While billed as the world's most-powerful all-electric bike, the Voxan Wattman Motorcycle ($TBA) may also just be the world's ugliest. Wrapped in a light-weight aluminum exoskeleton chassis that houses all of its drivetrain components, this bike would likely be more comfortable on the set of a Tron sequel than an actual motorway. What's really impressive about this bike is a little harder to see at first glance: the 200 horsepower electric engine makes it easily the most powerful EV on two wheels, propelling it to 100mph in just under six seconds, while still retaining the ability to recharge in less than 30 minutes.
While these days mid-engine and four-wheel-drive sportscars are somewhat less than remarkable, in the 1960s, they were pretty novel ideas. To say that the 1964 Chevrolet CERV II Concept ($1.1 million) was ahead of its time, might be a bit of an understatement. As CERV stands for Chevrolet Engineering Research Vehicle, this was really more of a proof of concept than anything ever slated for production. But as it stands, this V8-powered 550-horsepower 1,900-pounder is a thing of beauty, and a marvel of midcentury American engineering might. And while the price tag might be steep, there's no questioning the historical importance of this one-of-a-kind car.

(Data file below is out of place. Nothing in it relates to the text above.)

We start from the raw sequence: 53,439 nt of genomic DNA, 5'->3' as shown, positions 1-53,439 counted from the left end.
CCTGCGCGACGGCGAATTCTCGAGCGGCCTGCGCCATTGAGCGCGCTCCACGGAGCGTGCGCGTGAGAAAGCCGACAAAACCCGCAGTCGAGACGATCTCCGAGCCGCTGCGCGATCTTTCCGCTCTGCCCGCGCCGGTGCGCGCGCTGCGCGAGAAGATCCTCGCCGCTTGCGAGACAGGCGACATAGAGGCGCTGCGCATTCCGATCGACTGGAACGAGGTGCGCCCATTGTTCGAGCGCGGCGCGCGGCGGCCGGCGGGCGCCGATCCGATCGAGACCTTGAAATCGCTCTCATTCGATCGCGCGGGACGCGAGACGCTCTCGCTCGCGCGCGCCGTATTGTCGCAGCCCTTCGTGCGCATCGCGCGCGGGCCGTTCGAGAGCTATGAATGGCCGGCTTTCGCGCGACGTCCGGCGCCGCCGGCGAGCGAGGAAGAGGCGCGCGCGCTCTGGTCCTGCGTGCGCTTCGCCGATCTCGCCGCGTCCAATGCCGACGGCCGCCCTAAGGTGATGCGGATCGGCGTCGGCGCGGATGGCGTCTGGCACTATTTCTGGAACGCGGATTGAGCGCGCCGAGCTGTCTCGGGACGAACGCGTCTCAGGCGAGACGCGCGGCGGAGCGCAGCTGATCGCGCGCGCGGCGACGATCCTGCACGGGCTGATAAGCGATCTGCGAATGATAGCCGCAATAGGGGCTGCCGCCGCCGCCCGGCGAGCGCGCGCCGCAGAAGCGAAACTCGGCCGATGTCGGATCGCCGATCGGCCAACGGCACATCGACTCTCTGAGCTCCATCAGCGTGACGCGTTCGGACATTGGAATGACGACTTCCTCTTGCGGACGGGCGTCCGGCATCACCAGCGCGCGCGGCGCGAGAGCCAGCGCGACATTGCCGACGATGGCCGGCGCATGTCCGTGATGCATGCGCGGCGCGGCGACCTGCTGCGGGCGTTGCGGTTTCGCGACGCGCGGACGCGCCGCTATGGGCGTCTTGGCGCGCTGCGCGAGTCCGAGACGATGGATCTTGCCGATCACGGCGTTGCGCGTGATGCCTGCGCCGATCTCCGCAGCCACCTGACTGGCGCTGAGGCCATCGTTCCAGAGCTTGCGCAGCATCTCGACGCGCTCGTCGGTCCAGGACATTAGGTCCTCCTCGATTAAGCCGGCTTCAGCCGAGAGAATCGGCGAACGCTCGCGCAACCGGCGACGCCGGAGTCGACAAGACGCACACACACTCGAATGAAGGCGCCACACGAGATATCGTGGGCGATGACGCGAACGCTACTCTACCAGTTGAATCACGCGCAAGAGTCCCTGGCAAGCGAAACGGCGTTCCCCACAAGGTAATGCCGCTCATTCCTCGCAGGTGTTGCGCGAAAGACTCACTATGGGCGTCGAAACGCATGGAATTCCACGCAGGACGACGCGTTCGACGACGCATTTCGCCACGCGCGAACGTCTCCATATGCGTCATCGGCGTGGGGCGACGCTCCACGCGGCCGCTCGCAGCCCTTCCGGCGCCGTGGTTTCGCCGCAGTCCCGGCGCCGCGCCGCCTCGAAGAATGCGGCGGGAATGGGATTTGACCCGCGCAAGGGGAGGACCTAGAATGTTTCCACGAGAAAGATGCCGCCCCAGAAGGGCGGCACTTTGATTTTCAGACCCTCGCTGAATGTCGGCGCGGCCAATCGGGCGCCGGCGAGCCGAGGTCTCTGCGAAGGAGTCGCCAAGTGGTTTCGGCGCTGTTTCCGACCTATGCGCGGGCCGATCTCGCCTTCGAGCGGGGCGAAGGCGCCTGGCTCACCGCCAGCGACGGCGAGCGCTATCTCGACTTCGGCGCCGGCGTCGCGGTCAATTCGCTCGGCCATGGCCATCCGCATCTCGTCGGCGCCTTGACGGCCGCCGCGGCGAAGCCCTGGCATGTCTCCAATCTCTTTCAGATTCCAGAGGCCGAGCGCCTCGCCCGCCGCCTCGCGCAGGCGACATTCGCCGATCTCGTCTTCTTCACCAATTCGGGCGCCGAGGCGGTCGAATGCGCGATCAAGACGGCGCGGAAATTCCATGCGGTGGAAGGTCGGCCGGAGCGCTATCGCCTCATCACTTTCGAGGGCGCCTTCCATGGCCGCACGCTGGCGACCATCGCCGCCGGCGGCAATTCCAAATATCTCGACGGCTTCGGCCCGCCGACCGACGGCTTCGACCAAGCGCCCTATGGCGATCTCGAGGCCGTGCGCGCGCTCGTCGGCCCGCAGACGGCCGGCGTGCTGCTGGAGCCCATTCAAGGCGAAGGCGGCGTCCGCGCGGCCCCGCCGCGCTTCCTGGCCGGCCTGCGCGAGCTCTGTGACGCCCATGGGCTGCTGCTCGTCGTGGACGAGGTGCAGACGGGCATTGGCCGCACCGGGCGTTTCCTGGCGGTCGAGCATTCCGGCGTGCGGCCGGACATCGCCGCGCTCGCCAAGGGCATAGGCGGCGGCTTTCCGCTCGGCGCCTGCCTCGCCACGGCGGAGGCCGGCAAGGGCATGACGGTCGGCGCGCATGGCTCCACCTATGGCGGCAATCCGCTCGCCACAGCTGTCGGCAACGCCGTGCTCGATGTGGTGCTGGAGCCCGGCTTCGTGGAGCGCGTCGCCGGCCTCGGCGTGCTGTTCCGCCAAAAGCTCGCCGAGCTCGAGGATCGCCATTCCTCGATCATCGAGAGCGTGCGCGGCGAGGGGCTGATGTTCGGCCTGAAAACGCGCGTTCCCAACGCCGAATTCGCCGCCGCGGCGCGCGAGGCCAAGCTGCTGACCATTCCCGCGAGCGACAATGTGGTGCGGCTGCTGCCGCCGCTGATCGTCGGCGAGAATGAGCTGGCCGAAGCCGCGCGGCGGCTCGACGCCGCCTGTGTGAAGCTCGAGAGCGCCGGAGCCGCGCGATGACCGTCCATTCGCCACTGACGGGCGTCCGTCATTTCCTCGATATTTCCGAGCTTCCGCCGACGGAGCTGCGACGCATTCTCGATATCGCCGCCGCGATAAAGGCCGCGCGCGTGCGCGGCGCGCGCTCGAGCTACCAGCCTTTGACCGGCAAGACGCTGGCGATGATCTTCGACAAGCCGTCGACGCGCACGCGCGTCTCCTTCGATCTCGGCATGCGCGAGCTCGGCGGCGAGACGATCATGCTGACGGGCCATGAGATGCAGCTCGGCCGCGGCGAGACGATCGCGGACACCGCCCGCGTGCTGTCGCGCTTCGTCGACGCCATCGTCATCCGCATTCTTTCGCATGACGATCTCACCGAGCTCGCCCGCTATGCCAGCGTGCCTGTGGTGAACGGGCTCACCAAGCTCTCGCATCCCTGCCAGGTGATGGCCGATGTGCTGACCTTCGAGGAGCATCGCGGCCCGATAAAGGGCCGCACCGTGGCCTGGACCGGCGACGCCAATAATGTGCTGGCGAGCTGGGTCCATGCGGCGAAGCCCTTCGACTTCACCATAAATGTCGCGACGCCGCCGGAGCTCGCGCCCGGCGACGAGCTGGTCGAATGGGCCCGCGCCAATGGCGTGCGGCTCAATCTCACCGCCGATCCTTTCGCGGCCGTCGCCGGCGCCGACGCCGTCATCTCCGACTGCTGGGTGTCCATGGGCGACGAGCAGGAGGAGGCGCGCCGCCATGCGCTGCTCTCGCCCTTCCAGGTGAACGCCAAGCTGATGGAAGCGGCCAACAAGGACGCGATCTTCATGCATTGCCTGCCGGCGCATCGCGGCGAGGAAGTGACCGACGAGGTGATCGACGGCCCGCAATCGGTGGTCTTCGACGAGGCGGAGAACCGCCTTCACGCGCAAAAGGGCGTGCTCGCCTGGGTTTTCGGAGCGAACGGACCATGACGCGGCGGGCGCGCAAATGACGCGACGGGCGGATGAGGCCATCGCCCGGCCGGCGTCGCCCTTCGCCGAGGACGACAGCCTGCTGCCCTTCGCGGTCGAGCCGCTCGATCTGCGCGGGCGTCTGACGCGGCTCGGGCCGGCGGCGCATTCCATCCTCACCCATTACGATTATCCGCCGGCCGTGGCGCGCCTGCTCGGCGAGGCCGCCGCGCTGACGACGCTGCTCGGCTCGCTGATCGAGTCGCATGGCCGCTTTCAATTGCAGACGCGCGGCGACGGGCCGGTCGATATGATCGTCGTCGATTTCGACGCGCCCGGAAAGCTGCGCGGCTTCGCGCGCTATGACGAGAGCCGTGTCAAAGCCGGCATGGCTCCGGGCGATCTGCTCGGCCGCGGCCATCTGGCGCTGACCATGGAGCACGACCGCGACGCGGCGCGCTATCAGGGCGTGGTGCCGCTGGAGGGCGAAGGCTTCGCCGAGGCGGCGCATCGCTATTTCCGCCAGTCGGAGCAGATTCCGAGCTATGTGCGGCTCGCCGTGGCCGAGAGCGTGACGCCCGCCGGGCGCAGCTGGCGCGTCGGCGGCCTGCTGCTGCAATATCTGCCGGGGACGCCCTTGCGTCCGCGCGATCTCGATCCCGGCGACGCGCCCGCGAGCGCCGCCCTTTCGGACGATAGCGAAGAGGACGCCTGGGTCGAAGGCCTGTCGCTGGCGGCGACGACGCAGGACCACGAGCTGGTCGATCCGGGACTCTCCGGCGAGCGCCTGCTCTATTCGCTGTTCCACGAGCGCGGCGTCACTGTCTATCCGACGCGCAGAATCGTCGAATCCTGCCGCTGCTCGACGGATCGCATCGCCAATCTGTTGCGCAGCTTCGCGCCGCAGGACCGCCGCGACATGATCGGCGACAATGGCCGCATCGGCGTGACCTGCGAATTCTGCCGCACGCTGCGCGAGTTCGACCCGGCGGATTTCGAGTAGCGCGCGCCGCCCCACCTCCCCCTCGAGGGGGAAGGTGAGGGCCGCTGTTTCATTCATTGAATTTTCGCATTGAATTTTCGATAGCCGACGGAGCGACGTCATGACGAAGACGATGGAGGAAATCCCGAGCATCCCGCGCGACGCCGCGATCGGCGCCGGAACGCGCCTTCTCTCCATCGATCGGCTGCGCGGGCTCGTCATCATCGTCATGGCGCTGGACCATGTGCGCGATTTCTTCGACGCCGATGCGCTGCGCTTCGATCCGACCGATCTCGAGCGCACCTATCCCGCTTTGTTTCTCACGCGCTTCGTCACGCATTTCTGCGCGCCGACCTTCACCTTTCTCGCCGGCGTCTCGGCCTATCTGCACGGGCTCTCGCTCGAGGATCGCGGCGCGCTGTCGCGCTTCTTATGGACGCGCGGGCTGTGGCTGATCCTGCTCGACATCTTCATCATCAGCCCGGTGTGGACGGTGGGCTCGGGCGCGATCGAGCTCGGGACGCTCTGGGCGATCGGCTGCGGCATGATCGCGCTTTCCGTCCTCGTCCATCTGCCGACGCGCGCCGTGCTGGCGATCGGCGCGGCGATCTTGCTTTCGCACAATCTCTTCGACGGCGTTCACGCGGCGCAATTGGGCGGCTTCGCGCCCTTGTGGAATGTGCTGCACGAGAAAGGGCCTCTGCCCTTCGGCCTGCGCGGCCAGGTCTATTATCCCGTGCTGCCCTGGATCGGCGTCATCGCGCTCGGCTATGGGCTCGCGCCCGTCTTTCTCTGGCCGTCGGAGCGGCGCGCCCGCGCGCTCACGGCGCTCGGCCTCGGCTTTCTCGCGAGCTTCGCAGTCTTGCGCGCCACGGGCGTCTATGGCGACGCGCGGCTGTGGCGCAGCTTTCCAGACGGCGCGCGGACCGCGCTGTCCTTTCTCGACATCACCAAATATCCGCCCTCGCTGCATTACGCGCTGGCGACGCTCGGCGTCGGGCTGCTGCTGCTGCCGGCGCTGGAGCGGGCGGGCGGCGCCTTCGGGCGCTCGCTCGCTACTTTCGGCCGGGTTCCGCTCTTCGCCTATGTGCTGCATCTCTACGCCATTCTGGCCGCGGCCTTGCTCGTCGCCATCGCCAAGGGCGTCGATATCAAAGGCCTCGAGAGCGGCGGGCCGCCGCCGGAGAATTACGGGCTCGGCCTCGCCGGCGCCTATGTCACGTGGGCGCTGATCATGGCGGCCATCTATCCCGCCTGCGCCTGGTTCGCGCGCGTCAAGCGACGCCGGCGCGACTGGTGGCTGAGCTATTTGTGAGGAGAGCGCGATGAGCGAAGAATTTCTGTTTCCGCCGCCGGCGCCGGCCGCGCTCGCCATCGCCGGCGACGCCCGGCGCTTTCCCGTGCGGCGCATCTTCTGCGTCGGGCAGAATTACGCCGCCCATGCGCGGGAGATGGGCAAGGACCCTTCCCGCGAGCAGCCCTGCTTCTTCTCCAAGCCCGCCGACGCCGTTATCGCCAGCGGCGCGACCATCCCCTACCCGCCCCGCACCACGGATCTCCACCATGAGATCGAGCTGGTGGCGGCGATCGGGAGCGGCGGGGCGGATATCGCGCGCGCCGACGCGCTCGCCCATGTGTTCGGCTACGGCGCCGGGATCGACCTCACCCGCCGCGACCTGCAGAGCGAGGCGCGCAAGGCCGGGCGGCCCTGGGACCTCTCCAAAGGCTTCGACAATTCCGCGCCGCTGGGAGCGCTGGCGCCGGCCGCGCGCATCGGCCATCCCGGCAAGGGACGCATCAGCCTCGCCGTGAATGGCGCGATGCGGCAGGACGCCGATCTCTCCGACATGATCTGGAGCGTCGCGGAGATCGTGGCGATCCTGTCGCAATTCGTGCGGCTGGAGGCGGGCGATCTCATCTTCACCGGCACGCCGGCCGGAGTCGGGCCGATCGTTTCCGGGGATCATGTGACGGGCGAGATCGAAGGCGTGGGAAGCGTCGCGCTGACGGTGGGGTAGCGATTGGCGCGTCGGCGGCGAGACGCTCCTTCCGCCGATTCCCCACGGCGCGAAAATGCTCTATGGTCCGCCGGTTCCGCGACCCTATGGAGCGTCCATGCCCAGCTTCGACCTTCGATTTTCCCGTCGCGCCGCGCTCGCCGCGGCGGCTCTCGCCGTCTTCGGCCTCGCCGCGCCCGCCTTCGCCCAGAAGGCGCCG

Underneath the skin the 2014 SRT Viper GTS Anodized Carbon Edition ($TBA) is still the same old SRT Viper GTS — but don't get it wrong, we're not complaining — you'd never catch us whining about a naturally-aspirated all-aluminum 8.4-liter V10 rated at 640 horsepower and 600 pound-feet of torque. No, what really makes it special are the unique aesthetic details given to this edition (limited to just 50 units). They've been dressed in a never-before-seen metallic matte color unique to this all-American supercar. The Viper also gets orange-painted brake calipers, carbon fiber accents inside and out, orange interior details, and Nappa leather and Alcantara seats.